But there are several reasons why GM may not even want to do that. First, the company has borrowed $19.4 billion from Treasury and will no doubt borrow more until car sales rebound. Add up just current borrowings and GM would emerge from bankruptcy or an out-of-court restructuring with easily $40 billion in debt. That’s better than the $63 billion GM had when the big restructuring started last year, but still way too much to really be competitive. The only way to reduce the debt held by the new GM would be forgiveness by the government. The Obama Administration is keen to do that, but to protect taxpayers Treasury would likely take more equity, perhaps 70%. That way if the new GM succeeds they have more stock to sell and recoup the money already loaned out.

It’s obviously a big gamble by Treasury. But as we have seen in the case of GM and Chrysler lenders, holding debt in troubled carmakers isn’t exactly a safe bet, either. So the government may as well reduce GM’s debt and give the company a fighting chance at survival.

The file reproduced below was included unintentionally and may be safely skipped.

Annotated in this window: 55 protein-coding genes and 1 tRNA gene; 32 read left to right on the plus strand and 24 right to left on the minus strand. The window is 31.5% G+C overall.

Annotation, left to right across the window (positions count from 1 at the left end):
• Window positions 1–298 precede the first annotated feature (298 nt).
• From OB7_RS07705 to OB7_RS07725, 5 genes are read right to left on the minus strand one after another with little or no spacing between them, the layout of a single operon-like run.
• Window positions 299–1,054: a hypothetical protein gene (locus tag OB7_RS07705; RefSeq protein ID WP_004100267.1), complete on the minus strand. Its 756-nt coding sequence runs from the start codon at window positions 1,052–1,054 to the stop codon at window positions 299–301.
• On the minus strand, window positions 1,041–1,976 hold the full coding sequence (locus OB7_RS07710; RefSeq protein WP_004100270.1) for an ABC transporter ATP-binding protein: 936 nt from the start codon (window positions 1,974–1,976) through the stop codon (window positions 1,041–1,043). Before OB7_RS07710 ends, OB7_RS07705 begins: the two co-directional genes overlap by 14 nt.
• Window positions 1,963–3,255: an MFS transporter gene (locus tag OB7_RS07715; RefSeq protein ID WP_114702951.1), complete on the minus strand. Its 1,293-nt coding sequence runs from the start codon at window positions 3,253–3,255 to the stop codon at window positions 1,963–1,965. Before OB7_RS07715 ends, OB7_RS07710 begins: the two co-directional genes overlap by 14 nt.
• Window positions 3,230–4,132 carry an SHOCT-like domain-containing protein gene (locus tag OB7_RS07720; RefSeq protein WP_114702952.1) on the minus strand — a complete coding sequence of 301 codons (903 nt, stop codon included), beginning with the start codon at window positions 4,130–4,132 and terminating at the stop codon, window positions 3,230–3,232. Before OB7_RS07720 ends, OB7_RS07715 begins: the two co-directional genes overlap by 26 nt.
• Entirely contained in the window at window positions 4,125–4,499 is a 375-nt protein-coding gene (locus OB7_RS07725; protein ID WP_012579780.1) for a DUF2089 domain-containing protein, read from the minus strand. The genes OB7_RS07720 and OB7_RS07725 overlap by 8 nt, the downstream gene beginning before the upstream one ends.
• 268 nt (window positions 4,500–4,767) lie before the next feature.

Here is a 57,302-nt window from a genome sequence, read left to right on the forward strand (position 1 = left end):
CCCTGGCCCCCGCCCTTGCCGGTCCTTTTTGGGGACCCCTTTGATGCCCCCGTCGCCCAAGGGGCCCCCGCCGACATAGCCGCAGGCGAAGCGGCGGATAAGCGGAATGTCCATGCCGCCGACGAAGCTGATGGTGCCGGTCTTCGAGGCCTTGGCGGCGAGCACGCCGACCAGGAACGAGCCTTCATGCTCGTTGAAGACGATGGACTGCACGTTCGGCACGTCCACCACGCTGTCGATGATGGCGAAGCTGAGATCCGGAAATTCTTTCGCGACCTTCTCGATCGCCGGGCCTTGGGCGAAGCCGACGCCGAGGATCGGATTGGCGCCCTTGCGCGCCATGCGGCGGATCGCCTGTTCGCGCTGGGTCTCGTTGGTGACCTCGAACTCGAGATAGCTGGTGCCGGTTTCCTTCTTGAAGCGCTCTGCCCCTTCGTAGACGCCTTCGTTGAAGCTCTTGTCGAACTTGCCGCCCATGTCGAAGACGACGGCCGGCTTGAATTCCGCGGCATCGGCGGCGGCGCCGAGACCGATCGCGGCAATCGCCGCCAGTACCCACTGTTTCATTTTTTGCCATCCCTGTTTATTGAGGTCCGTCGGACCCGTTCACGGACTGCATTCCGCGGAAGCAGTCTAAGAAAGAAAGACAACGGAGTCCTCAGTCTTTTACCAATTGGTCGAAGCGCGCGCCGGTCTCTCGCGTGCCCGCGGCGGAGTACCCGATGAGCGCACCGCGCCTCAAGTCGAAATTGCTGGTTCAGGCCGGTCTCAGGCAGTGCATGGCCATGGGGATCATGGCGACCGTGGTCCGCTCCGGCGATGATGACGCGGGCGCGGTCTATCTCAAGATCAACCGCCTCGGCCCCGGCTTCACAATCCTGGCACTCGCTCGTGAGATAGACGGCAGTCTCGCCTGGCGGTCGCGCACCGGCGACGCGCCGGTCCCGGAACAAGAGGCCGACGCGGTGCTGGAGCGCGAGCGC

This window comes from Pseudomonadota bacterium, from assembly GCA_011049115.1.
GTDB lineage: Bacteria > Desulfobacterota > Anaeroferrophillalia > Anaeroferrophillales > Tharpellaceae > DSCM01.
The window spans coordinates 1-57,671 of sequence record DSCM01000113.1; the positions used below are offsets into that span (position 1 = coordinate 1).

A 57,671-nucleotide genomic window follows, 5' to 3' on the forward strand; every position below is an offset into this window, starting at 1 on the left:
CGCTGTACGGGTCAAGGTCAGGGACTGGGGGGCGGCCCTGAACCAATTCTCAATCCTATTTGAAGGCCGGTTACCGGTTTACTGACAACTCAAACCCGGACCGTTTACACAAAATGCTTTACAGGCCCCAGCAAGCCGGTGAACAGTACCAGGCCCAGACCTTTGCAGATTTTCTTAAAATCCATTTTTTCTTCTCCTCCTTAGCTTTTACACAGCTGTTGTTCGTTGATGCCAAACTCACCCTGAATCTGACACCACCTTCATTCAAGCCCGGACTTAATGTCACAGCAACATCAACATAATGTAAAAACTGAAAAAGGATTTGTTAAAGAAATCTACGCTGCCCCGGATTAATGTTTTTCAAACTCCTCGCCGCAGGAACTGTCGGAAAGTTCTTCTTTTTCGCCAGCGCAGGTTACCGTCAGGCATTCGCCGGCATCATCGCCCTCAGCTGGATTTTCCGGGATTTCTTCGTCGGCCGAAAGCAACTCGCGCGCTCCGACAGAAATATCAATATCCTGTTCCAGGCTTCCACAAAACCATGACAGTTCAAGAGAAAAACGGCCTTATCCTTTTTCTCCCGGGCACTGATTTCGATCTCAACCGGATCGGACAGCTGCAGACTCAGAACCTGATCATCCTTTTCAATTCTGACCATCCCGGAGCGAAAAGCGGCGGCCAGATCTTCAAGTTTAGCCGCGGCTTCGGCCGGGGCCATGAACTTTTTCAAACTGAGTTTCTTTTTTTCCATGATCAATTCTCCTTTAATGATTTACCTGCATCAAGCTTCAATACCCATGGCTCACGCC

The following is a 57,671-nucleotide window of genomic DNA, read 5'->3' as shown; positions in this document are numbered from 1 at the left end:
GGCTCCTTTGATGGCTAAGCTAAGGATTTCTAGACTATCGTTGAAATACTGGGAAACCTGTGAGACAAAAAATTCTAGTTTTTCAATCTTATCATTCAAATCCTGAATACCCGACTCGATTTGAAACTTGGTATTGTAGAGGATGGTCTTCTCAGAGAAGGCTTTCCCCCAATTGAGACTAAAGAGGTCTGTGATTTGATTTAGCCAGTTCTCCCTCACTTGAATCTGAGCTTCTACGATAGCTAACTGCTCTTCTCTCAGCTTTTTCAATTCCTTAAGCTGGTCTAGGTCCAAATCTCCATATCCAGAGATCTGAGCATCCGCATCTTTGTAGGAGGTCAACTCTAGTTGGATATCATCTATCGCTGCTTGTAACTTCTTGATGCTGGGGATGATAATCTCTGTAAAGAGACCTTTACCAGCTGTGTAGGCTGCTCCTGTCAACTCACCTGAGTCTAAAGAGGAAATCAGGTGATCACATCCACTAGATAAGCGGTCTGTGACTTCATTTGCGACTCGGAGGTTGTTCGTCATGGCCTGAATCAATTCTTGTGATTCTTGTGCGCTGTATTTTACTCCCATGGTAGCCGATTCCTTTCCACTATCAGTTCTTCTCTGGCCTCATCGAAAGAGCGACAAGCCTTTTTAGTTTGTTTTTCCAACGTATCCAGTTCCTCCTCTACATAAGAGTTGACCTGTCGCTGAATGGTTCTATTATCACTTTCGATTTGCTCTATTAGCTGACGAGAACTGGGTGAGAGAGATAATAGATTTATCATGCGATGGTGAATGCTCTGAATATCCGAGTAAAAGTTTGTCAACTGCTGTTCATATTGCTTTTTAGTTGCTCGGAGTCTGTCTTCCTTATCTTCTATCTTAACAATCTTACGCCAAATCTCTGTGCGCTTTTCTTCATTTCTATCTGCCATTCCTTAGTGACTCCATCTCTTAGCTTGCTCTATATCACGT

The other big issue is GM’s plan to sell or dump Hummer, Pontiac, Saab and Saturn. Pontiac is going away. The other three are for sale. At a minimum, GM needs to break franchise agreements with Pontiac dealers. If GM can’t find a buyer for any of the other three, GM would need to buy out those dealers or face costly lawsuits. But as we have seen in Chrysler’s bankruptcy, it’s far easier to break franchise agreements in bankruptcy court. That’s another benefit of filing for Chapter 11 protection. Once there, GM puts the four bad brands and some factories in the old GM and the new one emerges with Chevrolet, Cadillac, Buick and GMC. About 1,600 dealers go away and so does a big chunk of debt.